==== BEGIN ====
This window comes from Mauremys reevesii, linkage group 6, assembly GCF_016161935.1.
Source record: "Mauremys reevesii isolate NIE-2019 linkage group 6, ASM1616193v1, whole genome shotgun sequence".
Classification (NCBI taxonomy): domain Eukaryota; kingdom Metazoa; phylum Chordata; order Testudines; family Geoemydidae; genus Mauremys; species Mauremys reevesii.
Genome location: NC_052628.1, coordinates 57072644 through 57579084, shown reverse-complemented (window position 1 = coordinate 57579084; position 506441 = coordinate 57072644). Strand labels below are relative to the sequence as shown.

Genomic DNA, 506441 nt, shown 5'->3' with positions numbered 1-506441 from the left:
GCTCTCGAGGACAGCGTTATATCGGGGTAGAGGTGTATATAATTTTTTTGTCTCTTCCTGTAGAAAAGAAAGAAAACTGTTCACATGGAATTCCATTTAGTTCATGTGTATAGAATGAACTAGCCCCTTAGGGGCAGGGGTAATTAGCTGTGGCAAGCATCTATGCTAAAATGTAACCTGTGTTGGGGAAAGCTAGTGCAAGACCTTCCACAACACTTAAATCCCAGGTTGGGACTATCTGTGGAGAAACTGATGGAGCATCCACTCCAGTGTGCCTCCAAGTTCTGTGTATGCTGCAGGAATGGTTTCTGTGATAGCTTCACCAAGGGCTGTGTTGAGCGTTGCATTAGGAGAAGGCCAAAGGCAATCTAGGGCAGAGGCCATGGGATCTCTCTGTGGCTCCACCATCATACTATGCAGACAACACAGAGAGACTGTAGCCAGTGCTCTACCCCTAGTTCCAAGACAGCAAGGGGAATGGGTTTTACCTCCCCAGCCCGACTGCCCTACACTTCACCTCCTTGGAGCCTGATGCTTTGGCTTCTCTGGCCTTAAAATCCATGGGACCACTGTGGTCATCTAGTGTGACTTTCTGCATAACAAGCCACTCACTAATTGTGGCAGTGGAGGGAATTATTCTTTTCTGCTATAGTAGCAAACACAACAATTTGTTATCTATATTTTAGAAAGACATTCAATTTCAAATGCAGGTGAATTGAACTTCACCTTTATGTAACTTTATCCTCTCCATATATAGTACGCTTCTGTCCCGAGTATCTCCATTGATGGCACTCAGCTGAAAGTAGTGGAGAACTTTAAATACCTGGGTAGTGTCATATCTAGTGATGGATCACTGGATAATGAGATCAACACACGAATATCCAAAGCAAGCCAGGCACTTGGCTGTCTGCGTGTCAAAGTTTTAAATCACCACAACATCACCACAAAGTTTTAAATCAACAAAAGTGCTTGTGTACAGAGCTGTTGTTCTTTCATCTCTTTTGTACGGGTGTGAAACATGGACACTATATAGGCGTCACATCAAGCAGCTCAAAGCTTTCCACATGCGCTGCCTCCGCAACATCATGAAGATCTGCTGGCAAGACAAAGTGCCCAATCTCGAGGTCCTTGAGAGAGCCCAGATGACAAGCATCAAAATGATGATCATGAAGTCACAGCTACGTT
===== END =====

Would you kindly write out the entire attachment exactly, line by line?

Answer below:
This window comes from Mauremys reevesii, linkage group 6, assembly GCF_016161935.1.
Source record: "Mauremys reevesii isolate NIE-2019 linkage group 6, ASM1616193v1, whole genome shotgun sequence".
Classification (NCBI taxonomy): domain Eukaryota; kingdom Metazoa; phylum Chordata; order Testudines; family Geoemydidae; genus Mauremys; species Mauremys reevesii.
Genome location: NC_052628.1, coordinates 57072644 through 57579084, shown reverse-complemented (window position 1 = coordinate 57579084; position 506441 = coordinate 57072644). Strand labels below are relative to the sequence as shown.

Genomic DNA, 506441 nt, shown 5'->3' with positions numbered 1-506441 from the left:
GCTCTCGAGGACAGCGTTATATCGGGGTAGAGGTGTATATAATTTTTTTGTCTCTTCCTGTAGAAAAGAAAGAAAACTGTTCACATGGAATTCCATTTAGTTCATGTGTATAGAATGAACTAGCCCCTTAGGGGCAGGGGTAATTAGCTGTGGCAAGCATCTATGCTAAAATGTAACCTGTGTTGGGGAAAGCTAGTGCAAGACCTTCCACAACACTTAAATCCCAGGTTGGGACTATCTGTGGAGAAACTGATGGAGCATCCACTCCAGTGTGCCTCCAAGTTCTGTGTATGCTGCAGGAATGGTTTCTGTGATAGCTTCACCAAGGGCTGTGTTGAGCGTTGCATTAGGAGAAGGCCAAAGGCAATCTAGGGCAGAGGCCATGGGATCTCTCTGTGGCTCCACCATCATACTATGCAGACAACACAGAGAGACTGTAGCCAGTGCTCTACCCCTAGTTCCAAGACAGCAAGGGGAATGGGTTTTACCTCCCCAGCCCGACTGCCCTACACTTCACCTCCTTGGAGCCTGATGCTTTGGCTTCTCTGGCCTTAAAATCCATGGGACCACTGTGGTCATCTAGTGTGACTTTCTGCATAACAAGCCACTCACTAATTGTGGCAGTGGAGGGAATTATTCTTTTCTGCTATAGTAGCAAACACAACAATTTGTTATCTATATTTTAGAAAGACATTCAATTTCAAATGCAGGTGAATTGAACTTCACCTTTATGTAACTTTATCCTCTCCATATATAGTACGCTTCTGTCCCGAGTATCTCCATTGATGGCACTCAGCTGAAAGTAGTGGAGAACTTTAAATACCTGGGTAGTGTCATATCTAGTGATGGATCACTGGATAATGAGATCAACACACGAATATCCAAAGCAAGCCAGGCACTTGGCTGTCTGCGTGTCAAAGTTTTAAATCACCACAACATCACCACAAAGTTTTAAATCAACAAAAGTGCTTGTGTACAGAGCTGTTGTTCTTTCATCTCTTTTGTACGGGTGTGAAACATGGACACTATATAGGCGTCACATCAAGCAGCTCAAAGCTTTCCACATGCGCTGCCTCCGCAACATCATGAAGATCTGCTGGCAAGACAAAGTGCCCAATCTCGAGGTCCTTGAGAGAGCCCAGATGACAAGCATCAAAATGATGATCATGAAGTCACAGCTACGTT